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Combine resilience and efficiency in post-COVID societies

As countries prepare to remodel themselves after the COVID-19 pandemic, they must tackle growth and development expectations by using resources more sustainably, and by ensuring that their societies are better placed to weather future disruptions.

The COVID-19 experience indicates that society could become more vulnerable to systemic shocks and cascading disruption if the practices on which it depends excessively prioritize system efficiency over resilience. Efficiency emphasizes performance at maximum capacity with minimal use of scarce resources. To meet the rising demands of society, efficiency-based approaches often rely on increasingly complex and interconnected systems. But when a tightly interdependent society encounters acute or chronic stressors beyond its expectations or operating capabilities, such highly efficient systems are prone to catastrophic failure that can delay or prevent recovery.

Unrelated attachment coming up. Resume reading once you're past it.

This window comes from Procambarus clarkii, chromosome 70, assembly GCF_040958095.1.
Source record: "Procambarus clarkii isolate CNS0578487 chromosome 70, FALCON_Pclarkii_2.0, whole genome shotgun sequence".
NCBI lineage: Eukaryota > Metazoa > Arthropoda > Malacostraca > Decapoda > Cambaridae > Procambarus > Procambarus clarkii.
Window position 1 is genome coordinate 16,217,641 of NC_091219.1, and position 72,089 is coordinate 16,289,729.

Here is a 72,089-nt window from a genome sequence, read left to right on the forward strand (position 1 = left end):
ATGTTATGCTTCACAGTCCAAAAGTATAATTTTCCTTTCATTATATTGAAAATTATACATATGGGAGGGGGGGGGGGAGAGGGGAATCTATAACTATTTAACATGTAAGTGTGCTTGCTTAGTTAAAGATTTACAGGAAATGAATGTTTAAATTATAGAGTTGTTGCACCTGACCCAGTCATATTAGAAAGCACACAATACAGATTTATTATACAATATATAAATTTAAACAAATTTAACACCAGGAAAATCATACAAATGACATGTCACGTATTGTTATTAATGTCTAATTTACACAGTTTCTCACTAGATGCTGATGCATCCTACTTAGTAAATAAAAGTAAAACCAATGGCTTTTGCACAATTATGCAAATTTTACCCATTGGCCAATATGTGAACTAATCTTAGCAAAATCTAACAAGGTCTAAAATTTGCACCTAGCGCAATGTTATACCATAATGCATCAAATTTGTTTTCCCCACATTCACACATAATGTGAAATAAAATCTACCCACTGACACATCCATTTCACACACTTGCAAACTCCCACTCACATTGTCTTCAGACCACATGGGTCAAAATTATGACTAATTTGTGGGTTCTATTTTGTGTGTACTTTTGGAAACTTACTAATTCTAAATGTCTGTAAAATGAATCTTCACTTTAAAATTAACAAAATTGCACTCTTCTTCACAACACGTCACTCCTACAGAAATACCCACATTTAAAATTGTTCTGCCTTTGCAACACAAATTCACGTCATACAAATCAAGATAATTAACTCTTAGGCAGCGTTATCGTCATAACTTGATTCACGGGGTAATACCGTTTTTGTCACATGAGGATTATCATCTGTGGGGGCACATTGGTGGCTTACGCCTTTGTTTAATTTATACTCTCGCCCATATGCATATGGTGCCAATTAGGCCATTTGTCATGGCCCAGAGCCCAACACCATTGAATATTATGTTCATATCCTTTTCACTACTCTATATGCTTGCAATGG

More-resilient systems might be less efficient, but they recover better from systemic disruptions. Building resilience does not mean abandoning efficiency, but rather maximizing socio-economic systems’ long-term sustainability in the face of future disruptions. Marrying resilience with efficiency would allow society to preserve or even improve living standards in current and future crises.

Nature 588, 220 (2020)



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